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Although green tea has been part of traditional Chinese medicine for over 4,000 years, it is only in the past two decades that this thirst-quenching and invigorating beverage has become a fad in the West.
Why is it so popular? Green tea has many properties but what makes it so remarkable is the fact that it contains an antioxidant called epigallocatechin gallate or EGCG. According to scientific studies, EGCG and other chemical components in green tea can reduce the risk of cardiovascular diseases and some cancers.
But why green tea and not other teas? Because green tea contains ten times more EGCG than black tea. This difference is because its leaves are not fermented, unlike those of black tea.
All the different teas in the world originate from one single species of tea bush. However they are classified into 4 categories according to the appearance of the leaves that are ready for consumption: White, green, Oolong and black. For white tea, the leaves are only wilted and then dried; for green tea, they are roasted, rolled and dried; in the case of Oolong, they are wilted, rolled, partially oxidized and roasted; as for black tea, they undergo the same process as Oolong but are fully oxidized.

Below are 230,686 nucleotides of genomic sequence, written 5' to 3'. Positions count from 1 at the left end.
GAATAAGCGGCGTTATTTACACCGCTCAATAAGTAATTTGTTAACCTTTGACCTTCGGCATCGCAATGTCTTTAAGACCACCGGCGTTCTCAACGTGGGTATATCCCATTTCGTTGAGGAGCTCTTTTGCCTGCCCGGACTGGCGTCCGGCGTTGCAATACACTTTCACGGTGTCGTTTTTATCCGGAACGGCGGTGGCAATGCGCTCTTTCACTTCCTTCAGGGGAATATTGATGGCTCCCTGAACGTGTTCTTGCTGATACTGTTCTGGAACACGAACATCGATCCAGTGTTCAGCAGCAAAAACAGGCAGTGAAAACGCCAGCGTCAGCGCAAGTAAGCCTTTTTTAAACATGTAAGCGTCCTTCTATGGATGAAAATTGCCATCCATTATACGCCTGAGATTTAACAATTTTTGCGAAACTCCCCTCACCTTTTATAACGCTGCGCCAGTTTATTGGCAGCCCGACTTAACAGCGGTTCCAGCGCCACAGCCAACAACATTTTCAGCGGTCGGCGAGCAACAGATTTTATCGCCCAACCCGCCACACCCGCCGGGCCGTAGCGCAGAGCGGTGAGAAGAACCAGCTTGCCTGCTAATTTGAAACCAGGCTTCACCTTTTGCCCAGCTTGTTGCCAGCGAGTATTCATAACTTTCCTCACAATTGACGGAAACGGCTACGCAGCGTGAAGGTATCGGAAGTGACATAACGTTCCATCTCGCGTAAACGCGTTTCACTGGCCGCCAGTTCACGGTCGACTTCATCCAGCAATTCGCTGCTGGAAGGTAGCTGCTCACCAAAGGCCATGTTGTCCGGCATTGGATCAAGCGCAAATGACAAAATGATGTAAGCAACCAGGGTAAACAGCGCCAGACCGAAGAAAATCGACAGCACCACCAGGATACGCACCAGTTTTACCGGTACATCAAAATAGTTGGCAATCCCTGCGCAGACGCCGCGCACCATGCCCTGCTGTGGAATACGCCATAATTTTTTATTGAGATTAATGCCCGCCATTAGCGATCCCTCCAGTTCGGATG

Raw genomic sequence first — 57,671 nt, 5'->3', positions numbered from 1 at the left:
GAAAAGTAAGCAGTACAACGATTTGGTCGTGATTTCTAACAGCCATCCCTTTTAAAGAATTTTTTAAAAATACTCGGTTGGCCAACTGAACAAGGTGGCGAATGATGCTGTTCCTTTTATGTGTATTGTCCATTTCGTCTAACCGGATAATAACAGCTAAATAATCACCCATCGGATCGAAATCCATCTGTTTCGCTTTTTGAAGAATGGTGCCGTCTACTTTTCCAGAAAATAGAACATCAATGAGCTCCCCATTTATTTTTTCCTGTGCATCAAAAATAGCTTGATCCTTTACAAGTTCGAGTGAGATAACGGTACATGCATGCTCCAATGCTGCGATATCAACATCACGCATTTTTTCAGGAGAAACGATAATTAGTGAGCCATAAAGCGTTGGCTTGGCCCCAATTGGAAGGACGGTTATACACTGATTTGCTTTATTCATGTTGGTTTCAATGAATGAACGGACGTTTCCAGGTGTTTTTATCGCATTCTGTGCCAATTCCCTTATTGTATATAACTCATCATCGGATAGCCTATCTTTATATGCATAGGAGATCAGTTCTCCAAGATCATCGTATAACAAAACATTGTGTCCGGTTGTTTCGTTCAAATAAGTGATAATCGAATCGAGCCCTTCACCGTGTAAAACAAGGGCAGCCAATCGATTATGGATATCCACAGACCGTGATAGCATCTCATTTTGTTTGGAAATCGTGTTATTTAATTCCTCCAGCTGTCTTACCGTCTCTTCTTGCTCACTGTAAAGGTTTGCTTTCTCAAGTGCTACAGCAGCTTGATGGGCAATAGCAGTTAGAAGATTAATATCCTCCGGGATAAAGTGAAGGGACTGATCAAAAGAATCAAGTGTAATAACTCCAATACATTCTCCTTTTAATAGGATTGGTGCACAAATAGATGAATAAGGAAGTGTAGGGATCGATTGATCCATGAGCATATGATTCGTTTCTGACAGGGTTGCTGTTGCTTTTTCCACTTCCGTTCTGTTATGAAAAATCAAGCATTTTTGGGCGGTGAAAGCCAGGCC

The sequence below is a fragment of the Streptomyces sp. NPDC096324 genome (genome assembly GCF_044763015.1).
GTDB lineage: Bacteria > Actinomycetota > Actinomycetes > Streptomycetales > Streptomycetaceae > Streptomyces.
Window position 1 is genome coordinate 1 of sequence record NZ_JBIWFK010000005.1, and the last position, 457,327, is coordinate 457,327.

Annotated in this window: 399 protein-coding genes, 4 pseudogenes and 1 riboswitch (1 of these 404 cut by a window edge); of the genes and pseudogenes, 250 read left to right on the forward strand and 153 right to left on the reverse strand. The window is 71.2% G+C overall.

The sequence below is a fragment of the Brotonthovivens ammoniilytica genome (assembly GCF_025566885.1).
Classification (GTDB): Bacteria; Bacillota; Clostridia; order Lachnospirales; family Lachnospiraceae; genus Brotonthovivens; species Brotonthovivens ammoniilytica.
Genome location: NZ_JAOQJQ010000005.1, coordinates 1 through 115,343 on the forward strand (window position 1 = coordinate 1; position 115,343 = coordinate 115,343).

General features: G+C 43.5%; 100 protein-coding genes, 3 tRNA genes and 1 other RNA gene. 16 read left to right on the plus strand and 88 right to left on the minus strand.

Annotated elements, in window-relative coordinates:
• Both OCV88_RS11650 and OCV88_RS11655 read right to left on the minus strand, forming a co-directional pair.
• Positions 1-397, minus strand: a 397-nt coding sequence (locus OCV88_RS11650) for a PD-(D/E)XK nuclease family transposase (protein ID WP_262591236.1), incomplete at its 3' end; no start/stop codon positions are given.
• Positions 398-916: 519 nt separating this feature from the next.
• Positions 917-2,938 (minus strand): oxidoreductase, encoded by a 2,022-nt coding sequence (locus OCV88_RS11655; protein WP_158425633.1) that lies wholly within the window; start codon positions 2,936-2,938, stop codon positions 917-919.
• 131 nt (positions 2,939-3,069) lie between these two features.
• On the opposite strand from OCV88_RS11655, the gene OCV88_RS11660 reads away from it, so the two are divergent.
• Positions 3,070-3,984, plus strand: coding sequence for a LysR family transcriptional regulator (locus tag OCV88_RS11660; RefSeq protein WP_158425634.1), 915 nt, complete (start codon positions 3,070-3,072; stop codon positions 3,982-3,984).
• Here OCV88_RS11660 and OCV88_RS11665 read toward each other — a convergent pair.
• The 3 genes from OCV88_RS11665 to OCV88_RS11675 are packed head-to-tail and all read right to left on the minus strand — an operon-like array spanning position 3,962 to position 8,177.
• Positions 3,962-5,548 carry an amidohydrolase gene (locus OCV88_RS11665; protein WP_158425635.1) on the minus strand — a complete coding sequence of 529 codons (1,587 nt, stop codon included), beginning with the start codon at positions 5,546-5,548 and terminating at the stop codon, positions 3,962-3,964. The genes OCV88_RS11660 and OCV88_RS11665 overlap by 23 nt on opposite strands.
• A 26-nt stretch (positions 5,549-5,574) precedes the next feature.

To get the maximum antioxidant benefits from, infuse about 2g of green tea in a cup of boiling water and let it stand for 8 minutes.
At least as good as the “matcha ice” sold at the best Japanese restaurants. A little quantity of matcha is sufficient, add some more for enhanced colour and flavour.
The “secret” ingredient of this recipe is matcha, the fine powder green tea.
Originally published in the Journal de Montréal on August 27, 2011.